Homer's epic poem, The Iliad, creates two very distinct heroic figures: Achilles and Hektor. These men come from different backgrounds and have different reasons for fighting in the Trojan War; Achilles fights for honor, whereas Hektor fights to defend his city, and yet both know that if they fight, they are fated to die. Because of their differing motives for engaging in warfare, both characters have distinct traits and factors that shape their views of honor and their fates. Achilles places personal honor above the group; he believes that if he chooses to fight and to die in this war, it will be on his own terms. For Achilles, honor and anger drive most of his actions. However, Hektor fights to protect his people, and to defend his city's honor; Hektor, in general, focuses more on the group and is more concerned with the well-being of his people than with his own safety. Nevertheless, despite their many differences, The Iliad proves that neither of these men are lesser or greater heroes, and that none of their traits are absolute: at times Achilles is selfless and vulnerable, whereas Hektor can be self-centered and individualistic. Homer uses these complex characters to explore heroic figures and to illustrate that there is not one archetype for a hero.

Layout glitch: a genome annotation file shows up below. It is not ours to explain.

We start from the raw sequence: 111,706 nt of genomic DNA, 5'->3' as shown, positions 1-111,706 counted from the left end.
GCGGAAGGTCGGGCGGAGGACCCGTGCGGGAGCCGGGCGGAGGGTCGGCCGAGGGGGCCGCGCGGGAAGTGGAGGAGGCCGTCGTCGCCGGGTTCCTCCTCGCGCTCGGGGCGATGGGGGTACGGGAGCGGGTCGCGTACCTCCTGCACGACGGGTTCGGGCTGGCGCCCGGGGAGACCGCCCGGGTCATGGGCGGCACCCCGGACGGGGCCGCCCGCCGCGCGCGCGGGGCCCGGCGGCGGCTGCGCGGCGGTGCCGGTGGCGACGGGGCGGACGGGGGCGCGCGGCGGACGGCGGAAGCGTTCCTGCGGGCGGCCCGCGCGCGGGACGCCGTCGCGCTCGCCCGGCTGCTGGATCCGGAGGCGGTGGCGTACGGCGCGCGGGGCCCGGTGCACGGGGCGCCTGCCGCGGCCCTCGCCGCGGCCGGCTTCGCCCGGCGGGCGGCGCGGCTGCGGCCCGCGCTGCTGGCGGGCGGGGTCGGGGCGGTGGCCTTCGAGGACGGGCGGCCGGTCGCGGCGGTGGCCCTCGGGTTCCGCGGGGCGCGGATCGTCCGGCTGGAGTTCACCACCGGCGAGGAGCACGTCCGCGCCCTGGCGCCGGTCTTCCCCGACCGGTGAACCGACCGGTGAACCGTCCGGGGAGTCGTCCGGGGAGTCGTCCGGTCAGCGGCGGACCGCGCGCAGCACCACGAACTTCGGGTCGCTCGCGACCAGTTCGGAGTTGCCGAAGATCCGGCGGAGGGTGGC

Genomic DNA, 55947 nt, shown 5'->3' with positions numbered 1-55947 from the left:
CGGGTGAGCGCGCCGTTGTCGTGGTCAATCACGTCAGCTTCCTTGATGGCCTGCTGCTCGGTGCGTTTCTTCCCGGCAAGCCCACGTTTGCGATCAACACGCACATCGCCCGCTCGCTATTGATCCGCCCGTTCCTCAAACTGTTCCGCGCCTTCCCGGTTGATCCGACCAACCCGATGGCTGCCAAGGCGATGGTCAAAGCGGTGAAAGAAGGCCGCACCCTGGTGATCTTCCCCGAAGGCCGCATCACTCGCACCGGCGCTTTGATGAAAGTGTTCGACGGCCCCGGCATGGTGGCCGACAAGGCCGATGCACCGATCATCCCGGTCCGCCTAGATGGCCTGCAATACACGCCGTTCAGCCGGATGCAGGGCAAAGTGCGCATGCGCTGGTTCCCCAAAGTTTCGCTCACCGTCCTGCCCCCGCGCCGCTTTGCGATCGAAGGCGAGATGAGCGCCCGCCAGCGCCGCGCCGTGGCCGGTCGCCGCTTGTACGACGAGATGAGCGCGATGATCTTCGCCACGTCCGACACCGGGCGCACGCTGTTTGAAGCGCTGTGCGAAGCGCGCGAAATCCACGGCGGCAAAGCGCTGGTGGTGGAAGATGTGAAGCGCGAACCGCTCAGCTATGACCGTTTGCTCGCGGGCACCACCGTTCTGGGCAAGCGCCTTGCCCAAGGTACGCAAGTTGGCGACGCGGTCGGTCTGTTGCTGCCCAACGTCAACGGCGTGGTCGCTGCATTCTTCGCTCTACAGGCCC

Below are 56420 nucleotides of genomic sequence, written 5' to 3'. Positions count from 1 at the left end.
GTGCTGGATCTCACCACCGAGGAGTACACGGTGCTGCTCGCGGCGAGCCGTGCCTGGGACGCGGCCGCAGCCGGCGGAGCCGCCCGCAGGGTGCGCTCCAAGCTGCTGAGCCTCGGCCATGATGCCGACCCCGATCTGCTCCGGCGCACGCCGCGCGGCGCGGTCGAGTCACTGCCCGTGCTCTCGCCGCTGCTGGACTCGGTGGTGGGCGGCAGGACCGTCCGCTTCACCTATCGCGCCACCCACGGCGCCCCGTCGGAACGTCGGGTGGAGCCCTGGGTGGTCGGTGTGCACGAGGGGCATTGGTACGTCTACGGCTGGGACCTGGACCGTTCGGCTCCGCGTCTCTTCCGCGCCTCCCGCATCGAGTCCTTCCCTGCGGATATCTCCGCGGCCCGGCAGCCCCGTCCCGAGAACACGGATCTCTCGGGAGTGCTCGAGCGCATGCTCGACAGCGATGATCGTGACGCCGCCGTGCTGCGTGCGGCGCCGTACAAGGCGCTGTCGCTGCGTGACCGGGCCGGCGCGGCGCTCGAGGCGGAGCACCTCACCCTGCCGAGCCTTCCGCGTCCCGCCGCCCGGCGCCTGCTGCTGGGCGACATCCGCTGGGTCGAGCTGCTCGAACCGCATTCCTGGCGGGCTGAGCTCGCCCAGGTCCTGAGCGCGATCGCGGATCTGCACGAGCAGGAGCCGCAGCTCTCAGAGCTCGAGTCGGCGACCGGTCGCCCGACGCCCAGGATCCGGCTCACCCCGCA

[...] In Book one, Achilles says, “Zeus of the loud thunder on Olympos should grant me honour at least. But now he has given me not even a little. Now the son of Atreus, powerful Agamemnon, has dishonoured me, since he has taken away my prize and keeps (Lattimore, The Iliad, 353-56) Agamemnon slights Achilles, and Achilles feels like his honor has been lessened in the eyes of the Greeks; he also feels that the gods should not have allowed this to happen. [...]
[...] Throughout most of the epic poem, Achilles is driven by anger and the need to protect his honor. Achilles refuses to fight during the most difficult time for the Greeks because his anger toward Agamemnon has not been sated. In book nine, Odysseus, Phoinix, and Aias come to Achilles with gifts from Agamemnon to try to convince him to rejoin the battle. However, Achilles does not want the gifts, he wants Agamemnon to apologize because to him, only after Agamemnon humbles himself will Achilles regain his honor. [...]
[...] In contrast, the need to protect his society and family motivates Hektor throughout most of the poem. Hektor feels an obligation to fight for his honor, his father's honor, and his wife's honor. Even though he does not agree with this war and knows that the Trojans will lose, he fights because if he did not, the people of Troy would be disillusioned and disheartened. They would know that their end was imminent because Hektor was the only Trojan warrior who could save Ilion. [...]
[...] Throughout about half of the poem, Hektor's decisions are dominated by the what his society, and more specifically his family, needs. Nonetheless, Homer also shows that Hektor's original intentions are corrupted by the intervention of the gods, and he therefore becomes very individualistic. A very interesting component of The Iliad is that the heroes are fated to die. However, Achilles has some control over his fate; whereas Hektor does not. Achilles can choose not to fight and live a long life without glory, or he can fight and die young, but always be remembered as the mighty Achilles. [...]
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